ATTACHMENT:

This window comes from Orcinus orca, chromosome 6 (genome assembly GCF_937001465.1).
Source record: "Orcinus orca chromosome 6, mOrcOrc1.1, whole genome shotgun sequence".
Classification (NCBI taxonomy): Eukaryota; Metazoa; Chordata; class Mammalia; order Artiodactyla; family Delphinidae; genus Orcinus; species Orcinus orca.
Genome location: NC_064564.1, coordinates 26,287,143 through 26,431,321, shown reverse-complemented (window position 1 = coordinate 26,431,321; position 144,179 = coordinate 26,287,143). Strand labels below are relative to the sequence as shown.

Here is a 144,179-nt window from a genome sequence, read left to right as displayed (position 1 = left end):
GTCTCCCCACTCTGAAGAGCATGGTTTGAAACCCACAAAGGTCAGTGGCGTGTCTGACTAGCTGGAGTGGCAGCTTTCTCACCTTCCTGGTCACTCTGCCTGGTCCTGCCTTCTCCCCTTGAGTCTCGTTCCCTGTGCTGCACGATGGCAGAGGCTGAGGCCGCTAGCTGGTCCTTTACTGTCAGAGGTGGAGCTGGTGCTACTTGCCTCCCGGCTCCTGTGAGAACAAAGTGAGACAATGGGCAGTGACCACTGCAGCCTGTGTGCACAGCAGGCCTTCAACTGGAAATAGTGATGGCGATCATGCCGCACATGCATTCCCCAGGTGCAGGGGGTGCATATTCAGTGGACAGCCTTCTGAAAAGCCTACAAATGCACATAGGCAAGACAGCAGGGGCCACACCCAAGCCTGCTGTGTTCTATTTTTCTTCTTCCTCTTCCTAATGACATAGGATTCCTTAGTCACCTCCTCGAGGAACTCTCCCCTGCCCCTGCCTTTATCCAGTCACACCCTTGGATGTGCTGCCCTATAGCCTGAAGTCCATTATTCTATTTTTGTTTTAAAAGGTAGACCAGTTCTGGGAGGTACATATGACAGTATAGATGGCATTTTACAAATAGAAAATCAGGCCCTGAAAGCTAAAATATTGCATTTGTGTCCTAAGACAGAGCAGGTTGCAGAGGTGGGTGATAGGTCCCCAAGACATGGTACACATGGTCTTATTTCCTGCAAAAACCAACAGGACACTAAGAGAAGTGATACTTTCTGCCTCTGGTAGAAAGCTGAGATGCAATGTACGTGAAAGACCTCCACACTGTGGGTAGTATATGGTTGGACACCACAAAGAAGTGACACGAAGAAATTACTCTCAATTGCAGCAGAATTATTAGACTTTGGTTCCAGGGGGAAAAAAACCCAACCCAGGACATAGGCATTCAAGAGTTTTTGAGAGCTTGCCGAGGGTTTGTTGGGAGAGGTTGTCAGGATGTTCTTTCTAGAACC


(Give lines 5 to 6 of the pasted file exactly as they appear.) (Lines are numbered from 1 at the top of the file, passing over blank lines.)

Here is a 144,179-nt window from a genome sequence, read left to right as displayed (position 1 = left end):
GTCTCCCCACTCTGAAGAGCATGGTTTGAAACCCACAAAGGTCAGTGGCGTGTCTGACTAGCTGGAGTGGCAGCTTTCTCACCTTCCTGGTCACTCTGCCTGGTCCTGCCTTCTCCCCTTGAGTCTCGTTCCCTGTGCTGCACGATGGCAGAGGCTGAGGCCGCTAGCTGGTCCTTTACTGTCAGAGGTGGAGCTGGTGCTACTTGCCTCCCGGCTCCTGTGAGAACAAAGTGAGACAATGGGCAGTGACCACTGCAGCCTGTGTGCACAGCAGGCCTTCAACTGGAAATAGTGATGGCGATCATGCCGCACATGCATTCCCCAGGTGCAGGGGGTGCATATTCAGTGGACAGCCTTCTGAAAAGCCTACAAATGCACATAGGCAAGACAGCAGGGGCCACACCCAAGCCTGCTGTGTTCTATTTTTCTTCTTCCTCTTCCTAATGACATAGGATTCCTTAGTCACCTCCTCGAGGAACTCTCCCCTGCCCCTGCCTTTATCCAGTCACACCCTTGGATGTGCTGCCCTATAGCCTGAAGTCCATTATTCTATTTTTGTTTTAAAAGGTAGACCAGTTCTGGGAGGTACATATGACAGTATAGATGGCATTTTACAAATAGAAAATCAGGCCCTGAAAGCTAAAATATTGCATTTGTGTCCTAAGACAGAGCAGGTTGCAGAGGTGGGTGATAGGTCCCCAAGACATGGTACACATGGTCTTATTTCCTGCAAAAACCAACAGGACACTAAGAGAAGTGATACTTTCTGCCTCTGGTAGAAAGCTGAGATGCAATGTACGTGAAAGACCTCCACACTGTGGGTAGTATATGGTTGGACACCACAAAGAAGTGACACGAAGAAATTACTCTCAATTGCAGCAGAATTATTAGACTTTGGTTCCAGGGGGAAAAAAACCCAACCCAGGACATAGGCATTCAAGAGTTTTTGAGAGCTTGCCGAGGGTTTGTTGGGAGAGGTTGTCAGGATGTTCTTTCTAGAACC